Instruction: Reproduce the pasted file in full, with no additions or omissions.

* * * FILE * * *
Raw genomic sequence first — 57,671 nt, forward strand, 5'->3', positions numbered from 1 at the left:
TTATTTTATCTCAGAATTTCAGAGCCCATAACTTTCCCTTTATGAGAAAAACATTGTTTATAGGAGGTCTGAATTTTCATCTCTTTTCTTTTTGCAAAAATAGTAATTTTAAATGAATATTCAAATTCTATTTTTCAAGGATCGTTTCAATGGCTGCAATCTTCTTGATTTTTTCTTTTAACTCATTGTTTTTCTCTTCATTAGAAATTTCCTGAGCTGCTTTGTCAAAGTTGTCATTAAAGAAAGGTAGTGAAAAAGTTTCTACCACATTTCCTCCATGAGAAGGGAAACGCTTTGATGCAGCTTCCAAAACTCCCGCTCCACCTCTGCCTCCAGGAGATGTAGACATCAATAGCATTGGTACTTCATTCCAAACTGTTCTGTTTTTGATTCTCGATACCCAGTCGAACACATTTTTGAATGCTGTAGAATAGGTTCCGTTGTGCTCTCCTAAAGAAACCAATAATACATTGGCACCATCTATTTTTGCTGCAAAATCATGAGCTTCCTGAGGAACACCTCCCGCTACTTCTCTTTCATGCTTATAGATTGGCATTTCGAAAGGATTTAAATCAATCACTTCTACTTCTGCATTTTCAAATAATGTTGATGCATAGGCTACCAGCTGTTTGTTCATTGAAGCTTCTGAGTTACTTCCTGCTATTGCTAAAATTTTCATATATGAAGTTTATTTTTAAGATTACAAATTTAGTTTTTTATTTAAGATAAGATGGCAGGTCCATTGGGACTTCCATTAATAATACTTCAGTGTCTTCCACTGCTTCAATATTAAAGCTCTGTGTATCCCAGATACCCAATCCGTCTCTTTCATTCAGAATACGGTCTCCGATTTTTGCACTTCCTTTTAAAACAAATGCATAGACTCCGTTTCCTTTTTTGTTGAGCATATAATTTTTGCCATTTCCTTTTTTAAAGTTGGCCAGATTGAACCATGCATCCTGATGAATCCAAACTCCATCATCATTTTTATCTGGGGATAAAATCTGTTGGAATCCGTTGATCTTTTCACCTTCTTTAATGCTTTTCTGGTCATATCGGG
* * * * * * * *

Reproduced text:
Raw genomic sequence first — 57,671 nt, forward strand, 5'->3', positions numbered from 1 at the left:
TTATTTTATCTCAGAATTTCAGAGCCCATAACTTTCCCTTTATGAGAAAAACATTGTTTATAGGAGGTCTGAATTTTCATCTCTTTTCTTTTTGCAAAAATAGTAATTTTAAATGAATATTCAAATTCTATTTTTCAAGGATCGTTTCAATGGCTGCAATCTTCTTGATTTTTTCTTTTAACTCATTGTTTTTCTCTTCATTAGAAATTTCCTGAGCTGCTTTGTCAAAGTTGTCATTAAAGAAAGGTAGTGAAAAAGTTTCTACCACATTTCCTCCATGAGAAGGGAAACGCTTTGATGCAGCTTCCAAAACTCCCGCTCCACCTCTGCCTCCAGGAGATGTAGACATCAATAGCATTGGTACTTCATTCCAAACTGTTCTGTTTTTGATTCTCGATACCCAGTCGAACACATTTTTGAATGCTGTAGAATAGGTTCCGTTGTGCTCTCCTAAAGAAACCAATAATACATTGGCACCATCTATTTTTGCTGCAAAATCATGAGCTTCCTGAGGAACACCTCCCGCTACTTCTCTTTCATGCTTATAGATTGGCATTTCGAAAGGATTTAAATCAATCACTTCTACTTCTGCATTTTCAAATAATGTTGATGCATAGGCTACCAGCTGTTTGTTCATTGAAGCTTCTGAGTTACTTCCTGCTATTGCTAAAATTTTCATATATGAAGTTTATTTTTAAGATTACAAATTTAGTTTTTTATTTAAGATAAGATGGCAGGTCCATTGGGACTTCCATTAATAATACTTCAGTGTCTTCCACTGCTTCAATATTAAAGCTCTGTGTATCCCAGATACCCAATCCGTCTCTTTCATTCAGAATACGGTCTCCGATTTTTGCACTTCCTTTTAAAACAAATGCATAGACTCCGTTTCCTTTTTTGTTGAGCATATAATTTTTGCCATTTCCTTTTTTAAAGTTGGCCAGATTGAACCATGCATCCTGATGAATCCAAACTCCATCATCATTTTTATCTGGGGATAAAATCTGTTGGAATCCGTTGATCTTTTCACCTTCTTTAATGCTTTTCTGGTCATATCGGG